When I connect to a hotel network that does not require a WPA key, on my PC, the first browser access will be trapped and directed to the login page. This is understandable, and I can guess the network equipment provisions access by MAC address.

On my Android (5.0) phone, a Sign-in to Network screen opens and it shows that same web page as what I see on the PC. What is the protocol that makes this happen?

  • Why do you think it would be any different? – Ron Maupin Jan 2 '16 at 1:46
  • If it's the same, what/who triggers a web access? How would Android know that the web access was hijacked by a login page and thus launch the Sign-in to Network app? – Old Geezer Jan 2 '16 at 3:16
  • You probably have some application still running in the background using HTTP. When it tries to connect through Wi-Fi, the hotel network does exactly the same thing as it does for your PC. You need to investigate what on your phone is trying to use HTTP through the hotel Wi-Fi. – Ron Maupin Jan 2 '16 at 3:20
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    It's called a Captive Portal – DavidPostill Jan 2 '16 at 14:35
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Direct quote from How Automatic Detection of Captive Portal works (follow link for full text)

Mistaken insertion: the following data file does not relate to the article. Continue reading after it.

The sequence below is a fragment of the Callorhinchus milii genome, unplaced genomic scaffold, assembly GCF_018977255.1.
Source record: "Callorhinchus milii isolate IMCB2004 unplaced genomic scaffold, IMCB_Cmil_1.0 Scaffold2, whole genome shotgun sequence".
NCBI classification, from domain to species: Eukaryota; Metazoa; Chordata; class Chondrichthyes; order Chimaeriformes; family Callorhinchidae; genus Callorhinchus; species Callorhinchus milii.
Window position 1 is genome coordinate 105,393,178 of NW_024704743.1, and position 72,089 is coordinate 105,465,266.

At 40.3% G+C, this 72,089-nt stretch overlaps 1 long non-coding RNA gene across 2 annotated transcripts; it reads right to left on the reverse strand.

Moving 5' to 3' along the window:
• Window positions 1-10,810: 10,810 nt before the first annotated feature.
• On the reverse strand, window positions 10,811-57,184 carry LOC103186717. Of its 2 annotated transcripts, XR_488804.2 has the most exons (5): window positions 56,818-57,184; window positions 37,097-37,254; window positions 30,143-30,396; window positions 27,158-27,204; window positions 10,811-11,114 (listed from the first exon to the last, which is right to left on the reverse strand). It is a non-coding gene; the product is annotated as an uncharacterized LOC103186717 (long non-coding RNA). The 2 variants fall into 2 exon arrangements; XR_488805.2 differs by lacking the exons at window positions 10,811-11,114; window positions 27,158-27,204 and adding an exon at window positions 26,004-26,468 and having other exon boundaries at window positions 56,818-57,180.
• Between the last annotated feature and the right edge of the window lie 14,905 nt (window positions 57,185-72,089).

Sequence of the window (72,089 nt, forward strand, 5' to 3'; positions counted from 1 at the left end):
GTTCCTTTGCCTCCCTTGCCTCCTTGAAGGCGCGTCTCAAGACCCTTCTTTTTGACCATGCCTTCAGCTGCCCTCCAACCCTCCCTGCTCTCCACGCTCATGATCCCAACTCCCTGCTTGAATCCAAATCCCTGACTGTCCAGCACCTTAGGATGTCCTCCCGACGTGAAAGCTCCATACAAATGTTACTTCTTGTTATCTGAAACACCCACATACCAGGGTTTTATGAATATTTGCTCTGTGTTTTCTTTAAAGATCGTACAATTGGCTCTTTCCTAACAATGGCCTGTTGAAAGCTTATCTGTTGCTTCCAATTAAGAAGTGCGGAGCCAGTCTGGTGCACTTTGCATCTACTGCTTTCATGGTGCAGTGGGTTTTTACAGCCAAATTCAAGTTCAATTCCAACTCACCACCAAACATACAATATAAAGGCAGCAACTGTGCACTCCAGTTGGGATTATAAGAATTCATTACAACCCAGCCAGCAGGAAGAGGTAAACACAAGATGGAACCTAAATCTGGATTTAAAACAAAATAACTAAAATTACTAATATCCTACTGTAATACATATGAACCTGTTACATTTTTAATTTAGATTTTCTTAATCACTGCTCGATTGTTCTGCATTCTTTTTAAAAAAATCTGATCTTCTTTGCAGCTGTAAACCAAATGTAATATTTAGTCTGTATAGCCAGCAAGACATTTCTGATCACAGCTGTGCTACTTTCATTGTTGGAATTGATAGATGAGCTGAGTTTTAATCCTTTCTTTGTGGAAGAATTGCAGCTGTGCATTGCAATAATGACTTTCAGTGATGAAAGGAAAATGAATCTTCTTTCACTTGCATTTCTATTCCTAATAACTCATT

Basic strategy behind Captive Portal detection
The Automatic Detection of Captive Portal mechanism is based on a simple verification, done by the Operational System (OS) of the client device (smartphone, tablet, laptop).
It simply tries to reach a specific URL and verify that such URL returns a well-known result.

  • If a Captive Portal is not in place, the result will match the expected one and the OS will know that there is full access to internet.
  • If the URL returns a result other than the expected one, then the OS will detect that there is a Captive Portal in place and that it's needed to proceed with authentication in order to get full access to internet: in this case the OS will open the Splash Page automatically.

Further Readings
Windows 7 Network Awareness: How Windows knows it has an internet connection
Captive portals - MSDN

  • This is exactly how Apple does it (as an example) because if you've got custom DNS settings and you try to connect to a captive portal it tries to connect to an apple.com URL and fails. – Kinnectus Jul 11 '16 at 9:19

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